IBM betrays Microsoft with web browser switch - Mozilla

IBM is sticking the knife into Microsoft and giving it a good twist with a decision to drop Internet Explorer as the default web browser for its nearly half a million employees, replacing it with Mozilla's Firefox.

The news was announced today by Bob Sutor, vice president of Open Source and Linux at IBM, on his bog, where he said that they “expect employees to use ... the Mozilla Firefox browser.”

He said that some employees already use it, particularly “because it was new and fast and cool.” Now, however, it is being made mandatory, dropping Microsoft's ill-fated net browser, which has seen nothing but bad luck lately.

Sutor gave big compliments to Mozilla on its web browser, saying that “Firefox is now the gold standard for what an open, secure, and standards-compliant browser should be.” He gave several reasons why IBM chose it as its default, saying that Firefox is “stunningly standards compliant”, which is “key to IBM's strategy”. He said it was open source and not controlled by a single commercial entity, and also secure, extensible, and a leader in terms of speed and function.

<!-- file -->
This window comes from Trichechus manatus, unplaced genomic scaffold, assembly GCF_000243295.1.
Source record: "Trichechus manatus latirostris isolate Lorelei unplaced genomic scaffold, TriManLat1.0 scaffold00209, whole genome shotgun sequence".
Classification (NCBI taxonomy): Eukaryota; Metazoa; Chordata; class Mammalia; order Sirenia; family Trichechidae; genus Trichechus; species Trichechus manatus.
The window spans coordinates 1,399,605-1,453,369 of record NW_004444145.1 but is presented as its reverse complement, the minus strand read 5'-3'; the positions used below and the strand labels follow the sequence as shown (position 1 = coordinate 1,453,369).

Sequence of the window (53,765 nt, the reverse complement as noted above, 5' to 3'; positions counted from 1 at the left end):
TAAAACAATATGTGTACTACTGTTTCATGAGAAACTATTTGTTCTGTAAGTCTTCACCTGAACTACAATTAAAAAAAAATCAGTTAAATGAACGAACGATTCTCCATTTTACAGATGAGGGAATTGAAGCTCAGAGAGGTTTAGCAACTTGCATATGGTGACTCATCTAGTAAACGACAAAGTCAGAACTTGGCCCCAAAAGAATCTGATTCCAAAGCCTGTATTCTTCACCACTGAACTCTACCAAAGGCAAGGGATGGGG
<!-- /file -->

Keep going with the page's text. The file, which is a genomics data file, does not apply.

Another reason cited for the switch is IBM's commitment to Cloud Computing. Sutor said that the open standards of Firefox are essential for successfully shifting to the cloud. 

He went on to say that “any employee who is not now using Firefox will be strongly encouraged to use it as their default browser. All new computers will be provisioned with it. We will continue to strongly encourage our vendors who have browser-based software to fully support Firefox.”

IBM even went so far as to recommend other users switch to Firefox for at home and in the office: “As you think about the browser you use at home and at work, consider the reasons we have stated for our move. It’s your choice, obviously, but Firefox is enterprise ready, and we’re ready to adopt it for our enterprise.”

IBM played down the fact that it was replacing Microsoft's browser by simply not mentioning it at all, but it's hard not to see this as a snub to its old consort-come-rival.